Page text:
There’s a burden of guilt here – guilt piled on by well-meaning people and guilt arising from the fact that women are taught it’s particularly their job to support other women.
The other end of the scale is my own experience. I’m a woman early career academic, and I am acutely aware of the demands on my senior colleagues’ time. I know that when I email that fantastic professor who’s asked me to show her my book proposal, I am taking her away from other things. I know that when I ask my colleague, again, if she could read this chapter draft, I am giving her one more email to deal with in a heap of requests. Of course, these requests are part of normal academic life, and everyone – men and women – expects to make them and expects to receive them. So, why do I feel guilty? It’s because women asking for help, even professional support that is entirely appropriate, are interpreted as ‘needy’. That has been the conditioning I have received all my life – like other women – and so, like other women, it presses in on me when I’m trying to do my job.There’s a burden of guilt I have, because I know I’m asking colleagues who typically do not have as much free time as their male peers, who’ve had a harder time getting where they are than their male peers. And I try very hard to do without that support and that help, because I have internalised the idea that this is what I should do.
The more women’s networks of support are written off as ‘generosity,’ the more they are represented as optional extras, nice things to make women’s lives easier, rather than necessities.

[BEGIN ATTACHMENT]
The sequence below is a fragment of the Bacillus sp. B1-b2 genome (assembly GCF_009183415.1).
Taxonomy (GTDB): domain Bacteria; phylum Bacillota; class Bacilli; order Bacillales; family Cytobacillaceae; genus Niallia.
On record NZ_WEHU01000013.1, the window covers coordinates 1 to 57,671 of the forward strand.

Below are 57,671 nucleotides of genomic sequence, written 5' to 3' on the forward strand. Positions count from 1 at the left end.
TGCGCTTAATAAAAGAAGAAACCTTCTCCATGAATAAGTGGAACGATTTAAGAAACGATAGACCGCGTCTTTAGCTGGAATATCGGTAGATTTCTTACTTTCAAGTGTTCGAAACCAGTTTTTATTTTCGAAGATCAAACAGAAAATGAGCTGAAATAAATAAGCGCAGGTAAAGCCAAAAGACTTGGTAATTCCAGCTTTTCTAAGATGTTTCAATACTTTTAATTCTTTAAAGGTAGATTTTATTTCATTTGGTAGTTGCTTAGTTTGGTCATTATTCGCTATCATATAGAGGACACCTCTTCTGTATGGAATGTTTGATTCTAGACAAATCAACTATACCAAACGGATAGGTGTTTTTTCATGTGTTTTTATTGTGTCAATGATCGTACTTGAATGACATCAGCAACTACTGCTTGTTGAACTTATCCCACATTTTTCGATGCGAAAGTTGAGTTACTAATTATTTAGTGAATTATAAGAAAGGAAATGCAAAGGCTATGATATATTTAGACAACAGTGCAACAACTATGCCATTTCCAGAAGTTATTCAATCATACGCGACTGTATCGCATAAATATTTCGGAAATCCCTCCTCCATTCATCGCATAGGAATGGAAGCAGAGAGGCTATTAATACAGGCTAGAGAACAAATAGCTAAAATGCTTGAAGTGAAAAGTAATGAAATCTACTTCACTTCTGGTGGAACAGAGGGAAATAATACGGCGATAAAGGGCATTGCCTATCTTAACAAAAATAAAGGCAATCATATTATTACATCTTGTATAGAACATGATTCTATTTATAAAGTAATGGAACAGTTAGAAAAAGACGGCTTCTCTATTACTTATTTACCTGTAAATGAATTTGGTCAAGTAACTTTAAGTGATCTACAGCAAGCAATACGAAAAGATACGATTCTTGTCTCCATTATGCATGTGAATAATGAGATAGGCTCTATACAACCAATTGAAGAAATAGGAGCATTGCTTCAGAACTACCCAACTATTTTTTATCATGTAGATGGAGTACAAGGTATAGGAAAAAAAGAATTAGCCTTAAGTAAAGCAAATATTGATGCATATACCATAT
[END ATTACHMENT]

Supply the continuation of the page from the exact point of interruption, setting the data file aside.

So when I see these outpourings of celebration on International Women’s Day, I’m torn. Yes, we need to celebrate and thank other women who support us, and we need to shine spotlights on each other’s work and give each other recognition. But we also need to stop characterising this work as an informal outflowing of generosity. We need to stop celebrating friends for ‘going above and beyond’ or ‘doing so much more than I could have deserved’. We need to start saying, ‘I know women who work hard for me. I recognise these women who put time and effort into building a better world for women. I see that the work is time-consuming and effortful and often invisible.
Supporting other women is great, but it’s also taking its toll on us. Professionally – in my line of work, and I’m sure in others – it is quite literally taking us out of the business. It is taking away the time and the energy and the effort that we should be entitled to put into our lives and our work, and using these as sticking-plasters on wounds we didn’t cause. We should be angry about that.
I want to put time and effort into building a better world for women. I’m not doing it out of generosity or a nurturing instinct: I’m doing it because I am still furious that Karen Ingala Smith needs to run the Counting Dead Women project. I’m furious that I need to find a female colleague who’ll understand the pressures on women, instead of knowing all my colleagues face the same opportunities. I’m furious that there needs to be an International Women’s Day. Yes, I’ll celebrate, but I won’t forget.